Monitoring seismic slip on the Mam Tor Landslip

Graham Stuart, Alex Brisbourne
Monitoring seismic slip on the Mam Tor Landslip
This is a Full Scientific Report resulting from NERC Geophysical Equipment Facility Loan 802, principal investigator Prof Graham Stuart.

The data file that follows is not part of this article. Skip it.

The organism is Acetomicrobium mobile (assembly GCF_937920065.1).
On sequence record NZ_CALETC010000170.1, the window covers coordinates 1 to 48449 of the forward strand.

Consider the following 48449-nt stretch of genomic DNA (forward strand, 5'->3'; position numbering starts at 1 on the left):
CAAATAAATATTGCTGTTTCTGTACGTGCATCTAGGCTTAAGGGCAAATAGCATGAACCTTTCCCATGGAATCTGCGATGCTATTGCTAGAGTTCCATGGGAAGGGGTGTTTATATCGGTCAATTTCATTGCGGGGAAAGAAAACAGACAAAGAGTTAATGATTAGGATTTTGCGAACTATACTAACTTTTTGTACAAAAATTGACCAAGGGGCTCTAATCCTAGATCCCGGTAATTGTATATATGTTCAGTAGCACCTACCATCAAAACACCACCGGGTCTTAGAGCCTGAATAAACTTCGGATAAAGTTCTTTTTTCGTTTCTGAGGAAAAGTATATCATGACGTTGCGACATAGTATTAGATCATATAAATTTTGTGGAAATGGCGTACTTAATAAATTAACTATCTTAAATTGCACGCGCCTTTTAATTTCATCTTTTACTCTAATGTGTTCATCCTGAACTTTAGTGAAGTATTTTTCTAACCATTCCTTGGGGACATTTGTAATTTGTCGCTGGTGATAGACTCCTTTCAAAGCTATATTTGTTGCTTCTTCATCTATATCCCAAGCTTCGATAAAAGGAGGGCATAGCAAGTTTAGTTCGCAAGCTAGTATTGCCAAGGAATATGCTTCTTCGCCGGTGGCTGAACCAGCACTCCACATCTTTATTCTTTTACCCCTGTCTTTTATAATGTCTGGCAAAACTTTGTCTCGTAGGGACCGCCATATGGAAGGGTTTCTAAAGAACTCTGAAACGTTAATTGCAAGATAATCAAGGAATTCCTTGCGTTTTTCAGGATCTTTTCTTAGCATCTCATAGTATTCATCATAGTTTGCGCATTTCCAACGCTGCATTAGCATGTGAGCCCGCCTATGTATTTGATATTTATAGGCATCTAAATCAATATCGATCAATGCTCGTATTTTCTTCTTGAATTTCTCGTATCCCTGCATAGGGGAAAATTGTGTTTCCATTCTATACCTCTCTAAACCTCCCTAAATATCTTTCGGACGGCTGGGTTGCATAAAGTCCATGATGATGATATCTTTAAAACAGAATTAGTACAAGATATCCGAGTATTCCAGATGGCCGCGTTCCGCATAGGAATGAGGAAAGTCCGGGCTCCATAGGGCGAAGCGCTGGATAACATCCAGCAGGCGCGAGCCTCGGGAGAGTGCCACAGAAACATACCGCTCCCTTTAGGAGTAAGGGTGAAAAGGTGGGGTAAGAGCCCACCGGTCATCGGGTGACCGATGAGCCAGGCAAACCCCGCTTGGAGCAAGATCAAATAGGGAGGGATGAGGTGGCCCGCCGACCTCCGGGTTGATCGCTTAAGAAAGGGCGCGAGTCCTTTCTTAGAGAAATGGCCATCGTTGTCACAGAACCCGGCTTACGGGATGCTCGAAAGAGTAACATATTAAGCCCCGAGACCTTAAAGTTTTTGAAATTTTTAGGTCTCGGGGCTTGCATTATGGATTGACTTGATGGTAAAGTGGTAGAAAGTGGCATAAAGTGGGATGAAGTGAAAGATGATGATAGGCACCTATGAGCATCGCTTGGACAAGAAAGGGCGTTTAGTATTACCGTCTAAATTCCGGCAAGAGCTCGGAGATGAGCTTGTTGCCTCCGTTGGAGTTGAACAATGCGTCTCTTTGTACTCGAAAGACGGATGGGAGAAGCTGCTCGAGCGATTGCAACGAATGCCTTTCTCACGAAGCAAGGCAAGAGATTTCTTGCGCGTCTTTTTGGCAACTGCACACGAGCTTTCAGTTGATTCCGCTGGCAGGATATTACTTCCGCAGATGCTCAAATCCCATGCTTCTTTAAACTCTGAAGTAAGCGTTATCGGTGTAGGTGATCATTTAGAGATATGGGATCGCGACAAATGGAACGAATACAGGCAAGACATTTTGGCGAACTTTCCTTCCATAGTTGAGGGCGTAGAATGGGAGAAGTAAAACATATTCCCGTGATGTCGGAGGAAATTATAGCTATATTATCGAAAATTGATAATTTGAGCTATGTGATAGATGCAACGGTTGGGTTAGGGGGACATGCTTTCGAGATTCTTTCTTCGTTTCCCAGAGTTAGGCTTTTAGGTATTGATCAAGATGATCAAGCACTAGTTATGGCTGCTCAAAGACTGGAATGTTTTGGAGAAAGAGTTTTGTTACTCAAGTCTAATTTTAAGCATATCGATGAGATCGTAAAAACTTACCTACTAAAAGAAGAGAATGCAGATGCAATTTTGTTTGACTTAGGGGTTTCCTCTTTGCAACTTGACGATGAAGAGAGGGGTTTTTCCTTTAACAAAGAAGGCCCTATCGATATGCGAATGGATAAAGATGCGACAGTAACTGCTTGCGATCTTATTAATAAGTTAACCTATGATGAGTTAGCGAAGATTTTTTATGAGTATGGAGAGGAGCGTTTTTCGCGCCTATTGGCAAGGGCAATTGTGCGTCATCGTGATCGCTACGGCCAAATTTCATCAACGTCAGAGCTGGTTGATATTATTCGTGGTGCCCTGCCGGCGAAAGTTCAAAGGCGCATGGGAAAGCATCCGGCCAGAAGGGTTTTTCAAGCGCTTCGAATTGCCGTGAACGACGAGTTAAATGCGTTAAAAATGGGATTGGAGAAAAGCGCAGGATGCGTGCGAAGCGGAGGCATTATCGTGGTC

Loan 802 had a two-fold aim: to ascertain whether seismic events were associated with the movement of the Mam Tor landslide and could help with our understanding of sliding mechanisms; to field test the then new Guralp DCM recorder. From the 19th December 2006 to 9th January 2007 a CMG-3T sensor was deployed in a vault on the Mam Tor slip, whilst a second control sensor was placed a few hundred metres away, off the slip, in farm buildings. Surprisingly, correlation of waveforms with significant slip events on the co-located Manchester University’s strainmeter showed no demonstrable evidence of seismic emissions. We deduce that Mam Tor is moving as an aseismic ‘slurry’ at rates out-with the period band of the CMG-3T (>>120s). An undergraduate at Leeds University determined receiver functions for the two sensors as part of his independent project. Despite the very different superficial conditions on and off the slip, he showed that the receiver functions for sensors only few hundred metres apart were in fact very similar. The velocity-depth structure of the crust determined by modelling the receiver functions was similar to the LISPB model. Specific developments with Guralp on the DCM resulting from this project include: 1) producing reliable communication with recorder, 2) enabling locking of 3T and 3TD sensors without serial communication. 3) an understanding of the optimal DCM data recording parameters, 4) using autonomous systems without battery charge capability. This preliminary loan led to a NERC small grant proposal (Sept 2007) entitled ‘Monitoring seismic slip on the Mam Tor landslide PIs (Prof. E. Rutter, Manchester University; Prof. G. Stuart, Leeds University; Dr Brisbourne, Seis-UK). Unfortunately this grant was unsuccessful.